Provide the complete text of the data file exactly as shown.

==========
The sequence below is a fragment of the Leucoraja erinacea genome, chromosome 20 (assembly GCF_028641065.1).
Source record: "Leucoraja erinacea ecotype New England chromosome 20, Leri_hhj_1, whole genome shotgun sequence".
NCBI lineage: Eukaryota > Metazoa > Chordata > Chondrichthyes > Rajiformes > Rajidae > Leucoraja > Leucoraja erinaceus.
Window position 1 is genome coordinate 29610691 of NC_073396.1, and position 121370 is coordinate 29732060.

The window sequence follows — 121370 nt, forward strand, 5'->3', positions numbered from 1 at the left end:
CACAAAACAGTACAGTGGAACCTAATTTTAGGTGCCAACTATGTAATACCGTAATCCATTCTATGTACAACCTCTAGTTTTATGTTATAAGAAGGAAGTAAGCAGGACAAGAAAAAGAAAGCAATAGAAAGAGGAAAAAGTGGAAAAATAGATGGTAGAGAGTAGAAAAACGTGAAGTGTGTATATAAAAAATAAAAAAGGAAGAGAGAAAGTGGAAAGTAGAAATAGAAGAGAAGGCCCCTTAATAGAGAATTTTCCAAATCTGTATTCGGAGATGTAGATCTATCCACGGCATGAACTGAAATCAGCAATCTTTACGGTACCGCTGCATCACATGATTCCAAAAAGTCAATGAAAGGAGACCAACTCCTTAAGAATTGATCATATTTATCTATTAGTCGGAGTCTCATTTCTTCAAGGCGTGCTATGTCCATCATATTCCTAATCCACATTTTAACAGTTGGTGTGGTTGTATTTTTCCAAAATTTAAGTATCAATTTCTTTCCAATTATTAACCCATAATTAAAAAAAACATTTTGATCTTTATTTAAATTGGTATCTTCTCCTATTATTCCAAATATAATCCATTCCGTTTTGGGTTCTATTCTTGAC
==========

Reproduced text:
The sequence below is a fragment of the Leucoraja erinacea genome, chromosome 20 (assembly GCF_028641065.1).
Source record: "Leucoraja erinacea ecotype New England chromosome 20, Leri_hhj_1, whole genome shotgun sequence".
NCBI lineage: Eukaryota > Metazoa > Chordata > Chondrichthyes > Rajiformes > Rajidae > Leucoraja > Leucoraja erinaceus.
Window position 1 is genome coordinate 29610691 of NC_073396.1, and position 121370 is coordinate 29732060.

The window sequence follows — 121370 nt, forward strand, 5'->3', positions numbered from 1 at the left end:
CACAAAACAGTACAGTGGAACCTAATTTTAGGTGCCAACTATGTAATACCGTAATCCATTCTATGTACAACCTCTAGTTTTATGTTATAAGAAGGAAGTAAGCAGGACAAGAAAAAGAAAGCAATAGAAAGAGGAAAAAGTGGAAAAATAGATGGTAGAGAGTAGAAAAACGTGAAGTGTGTATATAAAAAATAAAAAAGGAAGAGAGAAAGTGGAAAGTAGAAATAGAAGAGAAGGCCCCTTAATAGAGAATTTTCCAAATCTGTATTCGGAGATGTAGATCTATCCACGGCATGAACTGAAATCAGCAATCTTTACGGTACCGCTGCATCACATGATTCCAAAAAGTCAATGAAAGGAGACCAACTCCTTAAGAATTGATCATATTTATCTATTAGTCGGAGTCTCATTTCTTCAAGGCGTGCTATGTCCATCATATTCCTAATCCACATTTTAACAGTTGGTGTGGTTGTATTTTTCCAAAATTTAAGTATCAATTTCTTTCCAATTATTAACCCATAATTAAAAAAAACATTTTGATCTTTATTTAAATTGGTATCTTCTCCTATTATTCCAAATATAATCCATTCCGTTTTGGGTTCTATTCTTGAC